The content shared from a professional perspective relied heavily on the scaffolding and modeling of the teacher and the weekly themes for course content. This guidance gave those who were unsure how to engage with social media professionally assistance in carefully considering possibilities to share.  The challenges to share professionally content, and not personal, was a challenge for the students and reflections noted the shift in this style of thinking in a social medium that had been so indoctrinated in sharing general observations about life. This shift was a significant contribution to the educating the students about the possibilities of using social media for professional networking and learning. Critical thinking and reflection about content is encouraged through the 140 character limitations of Twitter. Metacognitive thinking is closely associated to supporting PSTs to consider Twitter for professional use and encouraging relevant content to be shared. For some students though the process of thinking about professional content is difficult and has to be allowed to develop over time.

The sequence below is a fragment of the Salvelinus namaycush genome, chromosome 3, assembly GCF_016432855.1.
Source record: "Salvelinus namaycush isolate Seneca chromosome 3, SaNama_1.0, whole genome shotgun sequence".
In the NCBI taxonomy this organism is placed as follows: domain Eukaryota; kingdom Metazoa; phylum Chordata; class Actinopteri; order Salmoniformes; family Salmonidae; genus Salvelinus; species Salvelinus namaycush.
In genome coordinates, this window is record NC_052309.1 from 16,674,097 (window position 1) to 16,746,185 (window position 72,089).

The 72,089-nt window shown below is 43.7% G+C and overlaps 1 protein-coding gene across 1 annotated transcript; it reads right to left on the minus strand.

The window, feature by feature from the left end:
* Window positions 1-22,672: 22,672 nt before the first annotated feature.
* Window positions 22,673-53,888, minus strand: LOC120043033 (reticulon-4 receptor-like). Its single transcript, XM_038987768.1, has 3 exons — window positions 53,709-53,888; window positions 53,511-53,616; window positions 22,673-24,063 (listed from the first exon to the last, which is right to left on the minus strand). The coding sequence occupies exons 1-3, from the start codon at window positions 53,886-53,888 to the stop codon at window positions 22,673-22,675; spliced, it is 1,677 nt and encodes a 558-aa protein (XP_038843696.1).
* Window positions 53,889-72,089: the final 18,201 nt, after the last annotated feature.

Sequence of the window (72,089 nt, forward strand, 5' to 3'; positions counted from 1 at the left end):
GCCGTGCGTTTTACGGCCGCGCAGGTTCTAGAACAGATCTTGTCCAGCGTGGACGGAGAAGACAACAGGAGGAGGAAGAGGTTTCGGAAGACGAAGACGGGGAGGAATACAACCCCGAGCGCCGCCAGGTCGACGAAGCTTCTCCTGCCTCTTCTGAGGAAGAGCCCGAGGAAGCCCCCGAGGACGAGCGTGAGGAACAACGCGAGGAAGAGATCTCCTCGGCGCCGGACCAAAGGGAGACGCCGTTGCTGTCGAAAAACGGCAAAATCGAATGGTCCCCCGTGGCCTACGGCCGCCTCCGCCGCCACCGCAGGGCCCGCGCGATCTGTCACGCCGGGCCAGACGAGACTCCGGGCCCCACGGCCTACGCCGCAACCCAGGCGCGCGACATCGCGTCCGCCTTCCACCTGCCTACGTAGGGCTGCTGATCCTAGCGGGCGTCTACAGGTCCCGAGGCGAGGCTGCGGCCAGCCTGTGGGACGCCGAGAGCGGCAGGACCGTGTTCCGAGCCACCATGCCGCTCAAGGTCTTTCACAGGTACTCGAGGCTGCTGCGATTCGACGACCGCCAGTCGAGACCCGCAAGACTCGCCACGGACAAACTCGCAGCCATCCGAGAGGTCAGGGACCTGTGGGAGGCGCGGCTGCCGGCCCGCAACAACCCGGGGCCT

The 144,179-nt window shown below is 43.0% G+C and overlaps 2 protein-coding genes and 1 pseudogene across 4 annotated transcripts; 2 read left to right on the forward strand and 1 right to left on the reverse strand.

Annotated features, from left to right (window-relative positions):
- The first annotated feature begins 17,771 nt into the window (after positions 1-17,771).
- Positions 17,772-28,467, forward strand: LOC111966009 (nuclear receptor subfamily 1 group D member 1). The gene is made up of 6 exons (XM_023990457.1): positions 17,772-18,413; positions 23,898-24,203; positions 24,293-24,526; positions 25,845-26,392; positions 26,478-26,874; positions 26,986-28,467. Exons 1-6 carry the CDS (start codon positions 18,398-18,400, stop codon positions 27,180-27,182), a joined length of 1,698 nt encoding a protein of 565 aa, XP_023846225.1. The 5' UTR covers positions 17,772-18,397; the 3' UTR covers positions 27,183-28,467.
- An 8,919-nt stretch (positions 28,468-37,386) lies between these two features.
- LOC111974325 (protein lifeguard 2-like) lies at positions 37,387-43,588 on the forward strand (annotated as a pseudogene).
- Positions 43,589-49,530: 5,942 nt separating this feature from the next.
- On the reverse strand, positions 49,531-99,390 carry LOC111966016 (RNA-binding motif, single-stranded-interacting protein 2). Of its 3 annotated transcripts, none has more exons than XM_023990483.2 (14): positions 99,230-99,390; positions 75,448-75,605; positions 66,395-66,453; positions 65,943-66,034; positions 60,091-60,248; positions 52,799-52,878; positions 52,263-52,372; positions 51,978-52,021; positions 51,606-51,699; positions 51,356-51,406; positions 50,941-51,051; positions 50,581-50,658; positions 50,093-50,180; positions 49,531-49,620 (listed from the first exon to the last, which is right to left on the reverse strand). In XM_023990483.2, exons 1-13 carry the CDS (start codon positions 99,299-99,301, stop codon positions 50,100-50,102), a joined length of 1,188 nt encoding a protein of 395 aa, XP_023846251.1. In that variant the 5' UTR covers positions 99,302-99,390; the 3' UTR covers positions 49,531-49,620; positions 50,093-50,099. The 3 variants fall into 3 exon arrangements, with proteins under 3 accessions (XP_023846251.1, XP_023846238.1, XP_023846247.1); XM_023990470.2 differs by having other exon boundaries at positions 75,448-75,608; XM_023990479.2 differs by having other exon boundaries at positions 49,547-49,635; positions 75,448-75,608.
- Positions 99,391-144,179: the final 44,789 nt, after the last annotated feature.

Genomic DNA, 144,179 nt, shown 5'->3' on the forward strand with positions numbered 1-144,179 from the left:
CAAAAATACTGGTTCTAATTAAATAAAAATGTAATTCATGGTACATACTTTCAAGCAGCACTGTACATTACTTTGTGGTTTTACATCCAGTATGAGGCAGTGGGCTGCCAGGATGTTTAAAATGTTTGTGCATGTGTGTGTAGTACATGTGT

When to network and how to connect with others was an interesting challenge for the PSTs. Some guidance and recommendations were provided through teacher modeling with encouragement was provided to explore Twitter feeds and users profiles and to connect based on one’s own interest and development of networks. The Visual Art core course was used as an entry point however strong connections were made to the bigger picture of learning and teaching and also other fields of study. Students also expressed apprehension about commenting on others tweets and expressing an opinion that could be perceived as judgmental. Connections to constructive feedback and positive language were modeled to the PSTs over time in class but also through viewing others tweets to scaffold how it was possible to address these fears. The processing of information, often referred to as “information overload” was another challenge for the students, who felt they should read every tweet but soon realized the design of the Twitter feeds supported, and actually encouraged, scrolling through and connecting in and out of discussions, ideas and feeds.